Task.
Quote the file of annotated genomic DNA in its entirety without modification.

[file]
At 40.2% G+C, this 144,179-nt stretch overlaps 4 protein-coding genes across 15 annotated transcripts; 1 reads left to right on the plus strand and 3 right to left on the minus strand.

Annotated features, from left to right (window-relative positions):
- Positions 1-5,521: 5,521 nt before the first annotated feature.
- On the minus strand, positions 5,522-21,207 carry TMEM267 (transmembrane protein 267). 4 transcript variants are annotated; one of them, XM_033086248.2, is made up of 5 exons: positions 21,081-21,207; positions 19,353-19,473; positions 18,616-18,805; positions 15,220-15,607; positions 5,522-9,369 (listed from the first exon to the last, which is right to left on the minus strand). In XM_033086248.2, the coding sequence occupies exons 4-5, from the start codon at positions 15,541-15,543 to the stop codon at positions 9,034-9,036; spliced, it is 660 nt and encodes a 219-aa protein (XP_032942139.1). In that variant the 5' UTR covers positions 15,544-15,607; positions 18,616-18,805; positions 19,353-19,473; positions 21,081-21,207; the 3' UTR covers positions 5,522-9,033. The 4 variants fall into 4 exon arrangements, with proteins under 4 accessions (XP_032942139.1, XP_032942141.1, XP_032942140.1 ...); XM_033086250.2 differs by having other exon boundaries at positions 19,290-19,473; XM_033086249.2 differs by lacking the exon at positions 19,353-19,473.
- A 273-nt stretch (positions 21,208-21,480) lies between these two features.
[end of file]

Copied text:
At 40.2% G+C, this 144,179-nt stretch overlaps 4 protein-coding genes across 15 annotated transcripts; 1 reads left to right on the plus strand and 3 right to left on the minus strand.

Annotated features, from left to right (window-relative positions):
- Positions 1-5,521: 5,521 nt before the first annotated feature.
- On the minus strand, positions 5,522-21,207 carry TMEM267 (transmembrane protein 267). 4 transcript variants are annotated; one of them, XM_033086248.2, is made up of 5 exons: positions 21,081-21,207; positions 19,353-19,473; positions 18,616-18,805; positions 15,220-15,607; positions 5,522-9,369 (listed from the first exon to the last, which is right to left on the minus strand). In XM_033086248.2, the coding sequence occupies exons 4-5, from the start codon at positions 15,541-15,543 to the stop codon at positions 9,034-9,036; spliced, it is 660 nt and encodes a 219-aa protein (XP_032942139.1). In that variant the 5' UTR covers positions 15,544-15,607; positions 18,616-18,805; positions 19,353-19,473; positions 21,081-21,207; the 3' UTR covers positions 5,522-9,033. The 4 variants fall into 4 exon arrangements, with proteins under 4 accessions (XP_032942139.1, XP_032942141.1, XP_032942140.1 ...); XM_033086250.2 differs by having other exon boundaries at positions 19,290-19,473; XM_033086249.2 differs by lacking the exon at positions 19,353-19,473.
- A 273-nt stretch (positions 21,208-21,480) lies between these two features.